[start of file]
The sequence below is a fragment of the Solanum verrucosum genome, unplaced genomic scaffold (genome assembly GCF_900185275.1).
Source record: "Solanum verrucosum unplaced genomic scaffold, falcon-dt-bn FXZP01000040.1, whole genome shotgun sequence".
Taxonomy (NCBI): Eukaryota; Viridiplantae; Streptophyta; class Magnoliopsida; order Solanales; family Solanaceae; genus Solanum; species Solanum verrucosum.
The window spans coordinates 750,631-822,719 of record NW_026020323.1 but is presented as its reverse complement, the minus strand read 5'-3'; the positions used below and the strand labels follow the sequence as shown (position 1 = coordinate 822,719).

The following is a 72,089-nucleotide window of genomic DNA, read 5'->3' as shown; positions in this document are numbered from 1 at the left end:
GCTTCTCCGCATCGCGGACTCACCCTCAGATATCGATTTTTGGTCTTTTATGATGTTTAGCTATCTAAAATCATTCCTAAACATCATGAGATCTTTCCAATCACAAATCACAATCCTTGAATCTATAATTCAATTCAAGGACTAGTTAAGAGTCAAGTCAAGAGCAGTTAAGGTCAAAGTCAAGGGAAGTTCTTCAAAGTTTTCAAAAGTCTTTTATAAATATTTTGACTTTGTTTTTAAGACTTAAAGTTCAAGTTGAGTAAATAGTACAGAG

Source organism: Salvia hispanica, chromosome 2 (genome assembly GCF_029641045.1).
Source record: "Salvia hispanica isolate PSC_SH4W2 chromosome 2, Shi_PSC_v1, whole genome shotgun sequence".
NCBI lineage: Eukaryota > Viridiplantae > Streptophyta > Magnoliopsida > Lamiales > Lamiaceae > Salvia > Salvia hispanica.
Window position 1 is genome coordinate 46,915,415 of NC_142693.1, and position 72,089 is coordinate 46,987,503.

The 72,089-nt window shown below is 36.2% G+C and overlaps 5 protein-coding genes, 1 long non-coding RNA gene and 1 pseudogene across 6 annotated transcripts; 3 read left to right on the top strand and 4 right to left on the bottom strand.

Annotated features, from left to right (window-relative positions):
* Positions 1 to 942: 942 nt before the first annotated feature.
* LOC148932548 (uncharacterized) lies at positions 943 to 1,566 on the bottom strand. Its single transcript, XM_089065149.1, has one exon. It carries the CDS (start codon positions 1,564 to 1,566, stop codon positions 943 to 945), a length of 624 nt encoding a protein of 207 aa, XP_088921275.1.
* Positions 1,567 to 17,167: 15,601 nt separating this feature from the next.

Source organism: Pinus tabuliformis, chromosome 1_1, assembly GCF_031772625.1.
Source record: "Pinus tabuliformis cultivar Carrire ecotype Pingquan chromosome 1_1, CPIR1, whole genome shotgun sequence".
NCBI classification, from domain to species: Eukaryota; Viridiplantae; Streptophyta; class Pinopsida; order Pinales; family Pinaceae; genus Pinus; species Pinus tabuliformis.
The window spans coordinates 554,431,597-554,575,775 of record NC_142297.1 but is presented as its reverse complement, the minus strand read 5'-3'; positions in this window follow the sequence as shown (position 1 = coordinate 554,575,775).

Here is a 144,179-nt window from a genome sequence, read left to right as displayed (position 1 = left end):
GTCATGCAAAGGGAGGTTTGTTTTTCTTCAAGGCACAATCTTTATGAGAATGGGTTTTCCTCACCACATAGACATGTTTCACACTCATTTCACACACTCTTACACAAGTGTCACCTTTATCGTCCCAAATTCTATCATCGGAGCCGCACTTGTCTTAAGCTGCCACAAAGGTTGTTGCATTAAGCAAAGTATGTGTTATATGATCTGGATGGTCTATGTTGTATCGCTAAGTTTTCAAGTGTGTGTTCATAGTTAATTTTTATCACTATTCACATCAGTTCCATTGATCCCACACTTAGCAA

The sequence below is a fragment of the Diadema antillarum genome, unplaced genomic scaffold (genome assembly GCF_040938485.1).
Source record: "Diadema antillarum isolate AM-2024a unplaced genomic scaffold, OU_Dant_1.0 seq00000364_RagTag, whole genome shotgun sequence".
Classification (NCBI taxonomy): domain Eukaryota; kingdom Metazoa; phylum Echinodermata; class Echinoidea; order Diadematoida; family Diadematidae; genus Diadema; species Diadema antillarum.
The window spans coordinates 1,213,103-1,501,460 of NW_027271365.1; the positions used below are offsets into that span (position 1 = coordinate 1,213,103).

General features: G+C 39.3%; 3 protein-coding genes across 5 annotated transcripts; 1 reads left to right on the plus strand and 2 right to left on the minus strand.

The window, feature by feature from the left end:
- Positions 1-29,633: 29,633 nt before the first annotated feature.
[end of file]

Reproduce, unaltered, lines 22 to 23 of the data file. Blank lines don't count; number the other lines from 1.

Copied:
The sequence below is a fragment of the Diadema antillarum genome, unplaced genomic scaffold (genome assembly GCF_040938485.1).
Source record: "Diadema antillarum isolate AM-2024a unplaced genomic scaffold, OU_Dant_1.0 seq00000364_RagTag, whole genome shotgun sequence".